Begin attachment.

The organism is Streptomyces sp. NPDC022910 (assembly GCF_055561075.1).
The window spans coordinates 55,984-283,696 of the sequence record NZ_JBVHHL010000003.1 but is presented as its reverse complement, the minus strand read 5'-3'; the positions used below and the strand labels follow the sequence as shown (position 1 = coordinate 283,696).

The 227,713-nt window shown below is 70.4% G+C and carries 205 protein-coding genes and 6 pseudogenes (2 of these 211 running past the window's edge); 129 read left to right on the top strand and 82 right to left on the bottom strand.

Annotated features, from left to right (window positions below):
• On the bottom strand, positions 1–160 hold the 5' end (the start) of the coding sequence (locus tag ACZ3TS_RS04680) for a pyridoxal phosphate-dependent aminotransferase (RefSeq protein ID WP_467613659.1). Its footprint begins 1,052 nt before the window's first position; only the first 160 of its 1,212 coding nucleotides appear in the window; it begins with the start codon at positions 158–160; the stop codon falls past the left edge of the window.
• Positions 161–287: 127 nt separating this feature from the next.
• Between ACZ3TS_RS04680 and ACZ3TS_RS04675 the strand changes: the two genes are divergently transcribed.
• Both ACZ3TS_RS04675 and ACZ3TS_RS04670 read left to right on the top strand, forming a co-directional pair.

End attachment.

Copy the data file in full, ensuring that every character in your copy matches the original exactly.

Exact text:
The organism is Streptomyces sp. NPDC022910 (assembly GCF_055561075.1).
The window spans coordinates 55,984-283,696 of the sequence record NZ_JBVHHL010000003.1 but is presented as its reverse complement, the minus strand read 5'-3'; the positions used below and the strand labels follow the sequence as shown (position 1 = coordinate 283,696).

The 227,713-nt window shown below is 70.4% G+C and carries 205 protein-coding genes and 6 pseudogenes (2 of these 211 running past the window's edge); 129 read left to right on the top strand and 82 right to left on the bottom strand.

Annotated features, from left to right (window positions below):
• On the bottom strand, positions 1–160 hold the 5' end (the start) of the coding sequence (locus tag ACZ3TS_RS04680) for a pyridoxal phosphate-dependent aminotransferase (RefSeq protein ID WP_467613659.1). Its footprint begins 1,052 nt before the window's first position; only the first 160 of its 1,212 coding nucleotides appear in the window; it begins with the start codon at positions 158–160; the stop codon falls past the left edge of the window.
• Positions 161–287: 127 nt separating this feature from the next.
• Between ACZ3TS_RS04680 and ACZ3TS_RS04675 the strand changes: the two genes are divergently transcribed.
• Both ACZ3TS_RS04675 and ACZ3TS_RS04670 read left to right on the top strand, forming a co-directional pair.